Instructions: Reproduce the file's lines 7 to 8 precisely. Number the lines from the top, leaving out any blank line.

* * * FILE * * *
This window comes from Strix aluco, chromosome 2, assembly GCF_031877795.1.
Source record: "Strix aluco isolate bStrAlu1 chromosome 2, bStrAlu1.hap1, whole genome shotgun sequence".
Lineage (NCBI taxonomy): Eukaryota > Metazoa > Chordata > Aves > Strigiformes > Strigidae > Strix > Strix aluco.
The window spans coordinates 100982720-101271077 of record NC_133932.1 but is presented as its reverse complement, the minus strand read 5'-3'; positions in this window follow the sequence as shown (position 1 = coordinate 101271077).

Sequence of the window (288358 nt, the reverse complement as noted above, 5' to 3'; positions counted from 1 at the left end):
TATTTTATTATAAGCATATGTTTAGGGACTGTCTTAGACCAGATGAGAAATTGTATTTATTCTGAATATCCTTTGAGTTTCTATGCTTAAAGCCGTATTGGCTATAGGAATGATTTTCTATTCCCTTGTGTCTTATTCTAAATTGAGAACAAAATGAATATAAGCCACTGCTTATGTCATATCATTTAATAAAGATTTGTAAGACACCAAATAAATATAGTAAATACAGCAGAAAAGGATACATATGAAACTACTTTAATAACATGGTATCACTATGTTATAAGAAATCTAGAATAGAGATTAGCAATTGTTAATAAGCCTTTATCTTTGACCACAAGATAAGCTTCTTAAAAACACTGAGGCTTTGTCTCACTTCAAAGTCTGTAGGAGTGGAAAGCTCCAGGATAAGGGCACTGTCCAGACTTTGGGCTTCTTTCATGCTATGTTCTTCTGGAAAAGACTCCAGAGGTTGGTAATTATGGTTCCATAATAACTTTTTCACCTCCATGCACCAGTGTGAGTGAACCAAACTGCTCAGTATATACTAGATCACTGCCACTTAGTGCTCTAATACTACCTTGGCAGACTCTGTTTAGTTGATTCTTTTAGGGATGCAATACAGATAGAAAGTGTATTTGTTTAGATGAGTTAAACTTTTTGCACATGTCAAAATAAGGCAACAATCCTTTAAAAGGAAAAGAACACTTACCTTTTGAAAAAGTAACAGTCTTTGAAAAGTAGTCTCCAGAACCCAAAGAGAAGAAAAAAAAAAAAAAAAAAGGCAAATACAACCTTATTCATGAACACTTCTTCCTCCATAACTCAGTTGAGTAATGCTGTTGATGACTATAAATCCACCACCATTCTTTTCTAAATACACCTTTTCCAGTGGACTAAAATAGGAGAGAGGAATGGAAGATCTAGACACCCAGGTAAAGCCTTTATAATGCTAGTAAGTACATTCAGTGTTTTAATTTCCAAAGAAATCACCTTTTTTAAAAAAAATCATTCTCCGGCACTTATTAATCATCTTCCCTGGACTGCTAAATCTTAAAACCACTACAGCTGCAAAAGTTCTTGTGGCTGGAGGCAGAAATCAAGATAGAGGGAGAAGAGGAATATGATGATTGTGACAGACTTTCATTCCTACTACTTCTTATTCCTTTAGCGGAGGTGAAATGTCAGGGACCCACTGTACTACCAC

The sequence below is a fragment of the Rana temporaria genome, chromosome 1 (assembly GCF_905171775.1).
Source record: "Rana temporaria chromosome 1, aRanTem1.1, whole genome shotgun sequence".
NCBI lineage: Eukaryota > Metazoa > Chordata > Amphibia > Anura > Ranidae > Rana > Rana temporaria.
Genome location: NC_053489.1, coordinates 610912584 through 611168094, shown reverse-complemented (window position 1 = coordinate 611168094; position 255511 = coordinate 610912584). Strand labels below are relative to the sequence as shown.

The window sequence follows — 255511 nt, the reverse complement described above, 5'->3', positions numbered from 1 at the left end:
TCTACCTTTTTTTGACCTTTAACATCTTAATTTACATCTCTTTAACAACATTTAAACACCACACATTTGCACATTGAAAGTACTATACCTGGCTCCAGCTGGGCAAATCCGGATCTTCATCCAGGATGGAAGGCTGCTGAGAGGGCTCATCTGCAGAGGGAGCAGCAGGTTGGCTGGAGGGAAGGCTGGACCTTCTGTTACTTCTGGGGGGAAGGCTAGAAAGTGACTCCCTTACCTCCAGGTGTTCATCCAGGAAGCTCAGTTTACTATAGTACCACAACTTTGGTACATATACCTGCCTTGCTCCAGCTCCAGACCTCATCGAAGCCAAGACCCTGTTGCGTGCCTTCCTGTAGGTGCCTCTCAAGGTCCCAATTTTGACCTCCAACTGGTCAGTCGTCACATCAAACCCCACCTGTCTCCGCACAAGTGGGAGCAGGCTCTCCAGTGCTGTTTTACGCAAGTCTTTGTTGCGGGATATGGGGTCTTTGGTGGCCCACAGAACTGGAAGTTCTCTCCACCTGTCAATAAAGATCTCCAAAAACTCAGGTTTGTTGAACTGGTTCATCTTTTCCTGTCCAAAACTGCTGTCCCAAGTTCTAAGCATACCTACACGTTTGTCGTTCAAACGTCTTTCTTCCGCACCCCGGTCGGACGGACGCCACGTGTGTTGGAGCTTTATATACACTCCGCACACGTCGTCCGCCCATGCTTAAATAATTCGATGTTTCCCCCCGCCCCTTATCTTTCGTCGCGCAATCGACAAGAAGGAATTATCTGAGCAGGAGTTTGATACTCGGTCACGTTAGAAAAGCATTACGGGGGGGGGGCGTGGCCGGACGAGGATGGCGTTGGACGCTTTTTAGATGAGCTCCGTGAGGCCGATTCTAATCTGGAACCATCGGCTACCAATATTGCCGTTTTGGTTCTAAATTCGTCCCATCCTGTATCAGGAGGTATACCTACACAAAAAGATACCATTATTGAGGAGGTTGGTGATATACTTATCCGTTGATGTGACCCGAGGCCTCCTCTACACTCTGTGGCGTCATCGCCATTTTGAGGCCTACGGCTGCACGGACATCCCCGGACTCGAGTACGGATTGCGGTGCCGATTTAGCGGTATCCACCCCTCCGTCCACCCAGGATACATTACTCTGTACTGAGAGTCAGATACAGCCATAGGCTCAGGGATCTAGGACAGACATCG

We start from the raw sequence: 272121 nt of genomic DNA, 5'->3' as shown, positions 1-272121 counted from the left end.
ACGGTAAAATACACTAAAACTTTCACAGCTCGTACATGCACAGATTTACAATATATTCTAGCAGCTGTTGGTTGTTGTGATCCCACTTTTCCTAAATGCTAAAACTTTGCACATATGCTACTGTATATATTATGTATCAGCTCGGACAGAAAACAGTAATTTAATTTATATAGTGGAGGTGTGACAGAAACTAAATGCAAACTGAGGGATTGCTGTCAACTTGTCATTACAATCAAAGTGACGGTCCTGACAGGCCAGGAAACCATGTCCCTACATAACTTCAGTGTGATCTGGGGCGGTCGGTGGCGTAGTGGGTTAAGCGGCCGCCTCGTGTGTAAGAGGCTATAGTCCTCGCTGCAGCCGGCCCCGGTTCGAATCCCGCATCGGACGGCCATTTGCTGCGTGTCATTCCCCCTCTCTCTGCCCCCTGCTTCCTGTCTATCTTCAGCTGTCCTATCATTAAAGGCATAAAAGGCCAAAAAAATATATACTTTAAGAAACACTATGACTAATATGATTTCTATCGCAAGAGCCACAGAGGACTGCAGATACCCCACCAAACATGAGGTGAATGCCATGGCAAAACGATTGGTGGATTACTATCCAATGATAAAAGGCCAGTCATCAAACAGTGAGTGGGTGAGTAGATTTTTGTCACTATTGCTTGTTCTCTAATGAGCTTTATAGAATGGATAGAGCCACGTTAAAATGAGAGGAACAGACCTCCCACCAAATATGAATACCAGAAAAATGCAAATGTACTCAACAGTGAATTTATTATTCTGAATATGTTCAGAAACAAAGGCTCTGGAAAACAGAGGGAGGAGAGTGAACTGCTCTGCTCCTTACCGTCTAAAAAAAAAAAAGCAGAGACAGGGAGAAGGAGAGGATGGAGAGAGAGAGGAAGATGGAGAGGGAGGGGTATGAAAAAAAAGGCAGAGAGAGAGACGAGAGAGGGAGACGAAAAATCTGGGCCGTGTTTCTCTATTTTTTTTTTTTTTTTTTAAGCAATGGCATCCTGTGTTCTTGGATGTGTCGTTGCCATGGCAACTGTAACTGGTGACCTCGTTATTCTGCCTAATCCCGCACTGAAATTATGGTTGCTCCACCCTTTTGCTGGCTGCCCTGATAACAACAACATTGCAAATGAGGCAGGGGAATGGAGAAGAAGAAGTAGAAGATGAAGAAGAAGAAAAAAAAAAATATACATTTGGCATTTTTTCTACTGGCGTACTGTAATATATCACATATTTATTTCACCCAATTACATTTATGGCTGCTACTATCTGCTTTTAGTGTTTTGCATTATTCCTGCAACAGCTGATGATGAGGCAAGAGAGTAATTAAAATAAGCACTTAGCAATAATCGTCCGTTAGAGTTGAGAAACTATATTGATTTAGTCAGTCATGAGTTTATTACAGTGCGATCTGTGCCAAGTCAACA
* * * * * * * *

The sequence below is a fragment of the Rana temporaria genome, chromosome 1 (assembly GCF_905171775.1).
Source record: "Rana temporaria chromosome 1, aRanTem1.1, whole genome shotgun sequence".